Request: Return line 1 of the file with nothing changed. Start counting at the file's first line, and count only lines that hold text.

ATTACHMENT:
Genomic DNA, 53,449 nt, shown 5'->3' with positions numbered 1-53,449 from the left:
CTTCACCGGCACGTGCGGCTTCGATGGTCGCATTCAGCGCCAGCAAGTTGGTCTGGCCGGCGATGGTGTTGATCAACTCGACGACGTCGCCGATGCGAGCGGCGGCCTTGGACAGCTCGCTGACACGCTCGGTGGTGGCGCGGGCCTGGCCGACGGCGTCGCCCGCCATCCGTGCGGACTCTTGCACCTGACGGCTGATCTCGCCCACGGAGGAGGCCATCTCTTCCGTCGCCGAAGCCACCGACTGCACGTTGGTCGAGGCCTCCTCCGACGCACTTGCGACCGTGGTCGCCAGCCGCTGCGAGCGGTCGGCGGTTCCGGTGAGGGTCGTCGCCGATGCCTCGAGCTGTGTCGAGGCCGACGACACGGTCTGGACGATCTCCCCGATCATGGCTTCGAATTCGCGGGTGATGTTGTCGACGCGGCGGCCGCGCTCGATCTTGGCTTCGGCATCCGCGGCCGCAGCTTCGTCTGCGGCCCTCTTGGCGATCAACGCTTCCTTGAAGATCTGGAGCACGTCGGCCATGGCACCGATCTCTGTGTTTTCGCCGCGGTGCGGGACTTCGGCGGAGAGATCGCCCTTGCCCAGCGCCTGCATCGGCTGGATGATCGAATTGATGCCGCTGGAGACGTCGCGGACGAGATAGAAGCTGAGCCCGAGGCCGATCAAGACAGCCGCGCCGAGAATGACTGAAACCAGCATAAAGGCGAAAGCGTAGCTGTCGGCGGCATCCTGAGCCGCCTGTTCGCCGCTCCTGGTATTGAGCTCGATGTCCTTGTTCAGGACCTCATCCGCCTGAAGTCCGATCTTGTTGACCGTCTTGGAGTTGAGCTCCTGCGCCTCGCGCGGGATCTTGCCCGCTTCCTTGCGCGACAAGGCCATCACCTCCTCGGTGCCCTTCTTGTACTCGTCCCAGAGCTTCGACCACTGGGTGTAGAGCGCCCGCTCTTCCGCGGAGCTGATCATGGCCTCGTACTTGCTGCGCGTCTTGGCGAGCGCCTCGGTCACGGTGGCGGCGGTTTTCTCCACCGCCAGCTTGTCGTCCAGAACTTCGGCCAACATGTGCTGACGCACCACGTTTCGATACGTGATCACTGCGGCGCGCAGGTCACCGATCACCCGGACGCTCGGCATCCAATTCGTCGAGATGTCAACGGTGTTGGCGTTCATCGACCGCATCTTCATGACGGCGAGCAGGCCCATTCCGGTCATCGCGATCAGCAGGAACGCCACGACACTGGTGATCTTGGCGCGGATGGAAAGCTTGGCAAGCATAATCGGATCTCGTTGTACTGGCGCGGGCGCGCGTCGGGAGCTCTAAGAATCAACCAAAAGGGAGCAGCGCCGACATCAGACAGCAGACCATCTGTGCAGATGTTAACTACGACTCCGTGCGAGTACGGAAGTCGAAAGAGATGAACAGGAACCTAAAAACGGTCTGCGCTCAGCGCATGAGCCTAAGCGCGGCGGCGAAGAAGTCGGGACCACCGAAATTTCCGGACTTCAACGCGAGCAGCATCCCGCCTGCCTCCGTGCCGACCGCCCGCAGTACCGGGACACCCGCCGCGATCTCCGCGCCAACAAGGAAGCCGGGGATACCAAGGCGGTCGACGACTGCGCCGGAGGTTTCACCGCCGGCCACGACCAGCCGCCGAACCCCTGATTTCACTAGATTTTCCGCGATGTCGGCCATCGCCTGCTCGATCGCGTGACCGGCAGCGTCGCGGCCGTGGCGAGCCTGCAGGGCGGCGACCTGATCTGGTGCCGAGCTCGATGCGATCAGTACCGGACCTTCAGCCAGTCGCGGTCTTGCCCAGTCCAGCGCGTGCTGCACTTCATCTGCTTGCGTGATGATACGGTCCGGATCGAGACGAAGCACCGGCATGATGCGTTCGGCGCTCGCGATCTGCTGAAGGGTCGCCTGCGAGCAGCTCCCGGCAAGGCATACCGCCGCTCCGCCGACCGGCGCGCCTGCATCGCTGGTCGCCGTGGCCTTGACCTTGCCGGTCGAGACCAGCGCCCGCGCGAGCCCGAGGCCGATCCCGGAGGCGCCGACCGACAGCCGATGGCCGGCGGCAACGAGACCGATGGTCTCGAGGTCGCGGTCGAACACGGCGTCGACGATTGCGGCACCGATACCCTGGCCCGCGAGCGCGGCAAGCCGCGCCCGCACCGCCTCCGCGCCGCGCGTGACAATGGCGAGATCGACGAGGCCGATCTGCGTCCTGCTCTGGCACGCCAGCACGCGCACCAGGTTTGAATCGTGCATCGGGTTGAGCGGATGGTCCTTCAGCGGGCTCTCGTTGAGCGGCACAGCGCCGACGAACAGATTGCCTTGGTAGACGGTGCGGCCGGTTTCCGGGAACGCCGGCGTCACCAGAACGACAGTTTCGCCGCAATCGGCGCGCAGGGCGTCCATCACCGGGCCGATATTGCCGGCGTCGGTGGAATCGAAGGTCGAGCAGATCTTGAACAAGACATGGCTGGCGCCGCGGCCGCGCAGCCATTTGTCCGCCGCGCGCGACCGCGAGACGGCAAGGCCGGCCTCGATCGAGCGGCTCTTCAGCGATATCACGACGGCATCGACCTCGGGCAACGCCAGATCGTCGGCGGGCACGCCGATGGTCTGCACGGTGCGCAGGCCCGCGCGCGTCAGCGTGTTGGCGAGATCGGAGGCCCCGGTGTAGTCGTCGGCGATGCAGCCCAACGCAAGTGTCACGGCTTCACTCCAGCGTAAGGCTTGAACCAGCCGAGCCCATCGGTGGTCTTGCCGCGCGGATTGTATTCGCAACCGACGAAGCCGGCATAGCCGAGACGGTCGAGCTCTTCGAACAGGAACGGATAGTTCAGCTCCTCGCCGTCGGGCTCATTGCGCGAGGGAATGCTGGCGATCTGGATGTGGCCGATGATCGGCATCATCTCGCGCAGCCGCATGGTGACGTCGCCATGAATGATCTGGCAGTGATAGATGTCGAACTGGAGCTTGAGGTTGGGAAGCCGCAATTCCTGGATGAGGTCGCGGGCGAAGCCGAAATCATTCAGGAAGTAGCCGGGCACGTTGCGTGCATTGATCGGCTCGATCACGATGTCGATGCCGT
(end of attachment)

Genomic DNA, 53,449 nt, shown 5'->3' with positions numbered 1-53,449 from the left: